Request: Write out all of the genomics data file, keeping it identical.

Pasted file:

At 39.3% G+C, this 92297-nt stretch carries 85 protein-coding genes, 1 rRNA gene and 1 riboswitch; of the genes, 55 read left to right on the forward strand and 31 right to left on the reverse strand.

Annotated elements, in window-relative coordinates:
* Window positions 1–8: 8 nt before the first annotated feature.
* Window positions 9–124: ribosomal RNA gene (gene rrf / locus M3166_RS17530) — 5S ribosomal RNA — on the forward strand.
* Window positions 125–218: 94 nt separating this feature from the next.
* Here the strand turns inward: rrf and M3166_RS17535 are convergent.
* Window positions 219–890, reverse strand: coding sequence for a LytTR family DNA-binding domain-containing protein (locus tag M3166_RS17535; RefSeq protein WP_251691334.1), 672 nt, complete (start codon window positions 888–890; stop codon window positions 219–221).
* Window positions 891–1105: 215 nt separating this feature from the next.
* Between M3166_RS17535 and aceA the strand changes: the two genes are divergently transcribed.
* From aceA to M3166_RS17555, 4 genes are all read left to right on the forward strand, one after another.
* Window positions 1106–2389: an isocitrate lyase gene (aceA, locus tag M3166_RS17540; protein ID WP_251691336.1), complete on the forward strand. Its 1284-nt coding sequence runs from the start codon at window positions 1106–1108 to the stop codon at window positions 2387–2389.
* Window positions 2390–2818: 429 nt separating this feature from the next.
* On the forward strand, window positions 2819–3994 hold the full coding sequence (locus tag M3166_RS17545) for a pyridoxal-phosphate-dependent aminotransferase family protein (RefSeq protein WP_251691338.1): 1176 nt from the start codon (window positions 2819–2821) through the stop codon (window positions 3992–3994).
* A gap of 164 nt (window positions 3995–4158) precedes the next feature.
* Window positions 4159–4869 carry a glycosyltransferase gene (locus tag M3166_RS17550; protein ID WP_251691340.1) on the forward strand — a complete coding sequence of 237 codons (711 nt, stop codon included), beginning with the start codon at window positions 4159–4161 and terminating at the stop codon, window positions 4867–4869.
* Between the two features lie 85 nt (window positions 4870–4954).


At 39.3% G+C, this 92297-nt stretch carries 85 protein-coding genes, 1 rRNA gene and 1 riboswitch; of the genes, 55 read left to right on the forward strand and 31 right to left on the reverse strand.

Annotated elements, in window-relative coordinates:
* Window positions 1–8: 8 nt before the first annotated feature.
* Window positions 9–124: ribosomal RNA gene (gene rrf / locus M3166_RS17530) — 5S ribosomal RNA — on the forward strand.
* Window positions 125–218: 94 nt separating this feature from the next.
* Here the strand turns inward: rrf and M3166_RS17535 are convergent.
* Window positions 219–890, reverse strand: coding sequence for a LytTR family DNA-binding domain-containing protein (locus tag M3166_RS17535; RefSeq protein WP_251691334.1), 672 nt, complete (start codon window positions 888–890; stop codon window positions 219–221).
* Window positions 891–1105: 215 nt separating this feature from the next.
* Between M3166_RS17535 and aceA the strand changes: the two genes are divergently transcribed.
* From aceA to M3166_RS17555, 4 genes are all read left to right on the forward strand, one after another.
* Window positions 1106–2389: an isocitrate lyase gene (aceA, locus tag M3166_RS17540; protein ID WP_251691336.1), complete on the forward strand. Its 1284-nt coding sequence runs from the start codon at window positions 1106–1108 to the stop codon at window positions 2387–2389.
* Window positions 2390–2818: 429 nt separating this feature from the next.
* On the forward strand, window positions 2819–3994 hold the full coding sequence (locus tag M3166_RS17545) for a pyridoxal-phosphate-dependent aminotransferase family protein (RefSeq protein WP_251691338.1): 1176 nt from the start codon (window positions 2819–2821) through the stop codon (window positions 3992–3994).
* A gap of 164 nt (window positions 3995–4158) precedes the next feature.
* Window positions 4159–4869 carry a glycosyltransferase gene (locus tag M3166_RS17550; protein ID WP_251691340.1) on the forward strand — a complete coding sequence of 237 codons (711 nt, stop codon included), beginning with the start codon at window positions 4159–4161 and terminating at the stop codon, window positions 4867–4869.
* Between the two features lie 85 nt (window positions 4870–4954).